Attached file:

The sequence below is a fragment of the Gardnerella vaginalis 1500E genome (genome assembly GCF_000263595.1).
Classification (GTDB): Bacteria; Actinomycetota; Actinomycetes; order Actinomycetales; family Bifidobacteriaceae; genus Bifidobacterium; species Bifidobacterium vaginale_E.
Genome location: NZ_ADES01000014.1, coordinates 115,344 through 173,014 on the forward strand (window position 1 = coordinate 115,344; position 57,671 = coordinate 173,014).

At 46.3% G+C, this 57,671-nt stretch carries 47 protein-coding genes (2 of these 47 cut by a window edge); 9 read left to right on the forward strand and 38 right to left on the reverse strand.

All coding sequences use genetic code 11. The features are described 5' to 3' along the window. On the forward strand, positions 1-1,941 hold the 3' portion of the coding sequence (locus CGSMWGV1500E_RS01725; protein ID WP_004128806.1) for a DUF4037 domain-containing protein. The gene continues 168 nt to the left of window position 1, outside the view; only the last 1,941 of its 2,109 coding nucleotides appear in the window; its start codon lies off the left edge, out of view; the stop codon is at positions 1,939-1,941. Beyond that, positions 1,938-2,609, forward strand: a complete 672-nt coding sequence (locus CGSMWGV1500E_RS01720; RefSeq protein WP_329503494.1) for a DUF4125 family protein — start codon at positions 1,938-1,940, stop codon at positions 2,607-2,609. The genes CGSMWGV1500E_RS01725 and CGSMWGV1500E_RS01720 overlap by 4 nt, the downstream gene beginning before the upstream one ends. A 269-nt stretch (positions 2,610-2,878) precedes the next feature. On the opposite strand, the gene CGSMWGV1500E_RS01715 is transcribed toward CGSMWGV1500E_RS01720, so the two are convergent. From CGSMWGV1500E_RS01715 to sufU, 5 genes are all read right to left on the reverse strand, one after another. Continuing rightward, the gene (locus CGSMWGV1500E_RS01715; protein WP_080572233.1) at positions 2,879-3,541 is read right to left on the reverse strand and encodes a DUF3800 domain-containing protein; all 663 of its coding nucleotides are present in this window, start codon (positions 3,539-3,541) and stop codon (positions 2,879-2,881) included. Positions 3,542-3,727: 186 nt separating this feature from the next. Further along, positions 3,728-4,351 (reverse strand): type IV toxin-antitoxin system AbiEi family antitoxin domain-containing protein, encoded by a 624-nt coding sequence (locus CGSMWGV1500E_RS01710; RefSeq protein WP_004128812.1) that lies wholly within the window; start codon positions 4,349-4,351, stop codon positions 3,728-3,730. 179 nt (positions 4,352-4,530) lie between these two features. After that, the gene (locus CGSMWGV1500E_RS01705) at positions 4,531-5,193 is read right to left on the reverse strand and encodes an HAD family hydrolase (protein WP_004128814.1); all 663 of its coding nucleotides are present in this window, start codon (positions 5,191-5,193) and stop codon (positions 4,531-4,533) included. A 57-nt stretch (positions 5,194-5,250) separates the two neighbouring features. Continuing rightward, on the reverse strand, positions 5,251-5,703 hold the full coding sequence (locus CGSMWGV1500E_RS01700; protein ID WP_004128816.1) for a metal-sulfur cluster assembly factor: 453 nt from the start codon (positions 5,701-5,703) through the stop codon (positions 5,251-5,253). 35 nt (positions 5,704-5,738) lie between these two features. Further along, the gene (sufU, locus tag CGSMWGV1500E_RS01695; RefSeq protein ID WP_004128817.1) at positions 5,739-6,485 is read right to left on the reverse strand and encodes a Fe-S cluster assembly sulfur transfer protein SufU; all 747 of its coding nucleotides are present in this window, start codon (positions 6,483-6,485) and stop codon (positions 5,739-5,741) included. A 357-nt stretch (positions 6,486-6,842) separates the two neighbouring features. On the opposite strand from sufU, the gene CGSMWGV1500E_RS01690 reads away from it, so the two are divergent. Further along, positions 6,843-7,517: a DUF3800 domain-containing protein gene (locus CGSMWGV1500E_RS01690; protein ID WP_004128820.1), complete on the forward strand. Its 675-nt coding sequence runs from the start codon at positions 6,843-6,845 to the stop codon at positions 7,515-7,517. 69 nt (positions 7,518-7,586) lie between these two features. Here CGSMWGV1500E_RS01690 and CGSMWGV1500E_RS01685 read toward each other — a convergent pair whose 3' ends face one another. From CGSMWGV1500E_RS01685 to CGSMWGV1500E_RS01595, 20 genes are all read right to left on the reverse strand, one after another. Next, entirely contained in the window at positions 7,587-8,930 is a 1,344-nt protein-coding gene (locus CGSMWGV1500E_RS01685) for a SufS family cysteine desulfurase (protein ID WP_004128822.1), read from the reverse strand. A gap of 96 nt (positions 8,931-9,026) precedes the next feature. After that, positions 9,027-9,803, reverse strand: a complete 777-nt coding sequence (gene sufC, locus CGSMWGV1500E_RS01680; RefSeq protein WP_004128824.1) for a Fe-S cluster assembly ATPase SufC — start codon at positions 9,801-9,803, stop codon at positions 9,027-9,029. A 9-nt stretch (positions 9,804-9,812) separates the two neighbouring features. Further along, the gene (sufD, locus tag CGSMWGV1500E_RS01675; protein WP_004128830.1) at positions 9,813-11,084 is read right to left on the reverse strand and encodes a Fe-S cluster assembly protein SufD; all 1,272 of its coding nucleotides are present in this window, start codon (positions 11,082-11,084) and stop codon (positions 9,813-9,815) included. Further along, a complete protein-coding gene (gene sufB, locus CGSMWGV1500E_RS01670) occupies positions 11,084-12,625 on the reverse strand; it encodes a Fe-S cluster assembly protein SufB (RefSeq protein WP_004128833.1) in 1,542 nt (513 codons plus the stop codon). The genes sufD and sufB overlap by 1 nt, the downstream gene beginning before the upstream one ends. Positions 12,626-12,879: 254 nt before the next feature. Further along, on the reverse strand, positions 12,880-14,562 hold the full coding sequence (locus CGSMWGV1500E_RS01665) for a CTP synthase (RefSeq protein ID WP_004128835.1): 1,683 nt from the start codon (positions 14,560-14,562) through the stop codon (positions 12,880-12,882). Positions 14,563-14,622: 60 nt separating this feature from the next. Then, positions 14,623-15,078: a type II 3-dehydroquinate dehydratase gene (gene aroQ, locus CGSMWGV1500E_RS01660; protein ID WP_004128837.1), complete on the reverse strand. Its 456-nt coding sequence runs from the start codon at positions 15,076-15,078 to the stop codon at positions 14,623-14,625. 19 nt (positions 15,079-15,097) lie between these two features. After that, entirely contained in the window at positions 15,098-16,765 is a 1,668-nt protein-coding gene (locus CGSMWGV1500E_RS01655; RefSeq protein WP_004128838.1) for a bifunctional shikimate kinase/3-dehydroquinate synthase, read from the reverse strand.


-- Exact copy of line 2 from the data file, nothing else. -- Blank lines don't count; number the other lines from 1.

Classification (GTDB): Bacteria; Actinomycetota; Actinomycetes; order Actinomycetales; family Bifidobacteriaceae; genus Bifidobacterium; species Bifidobacterium vaginale_E.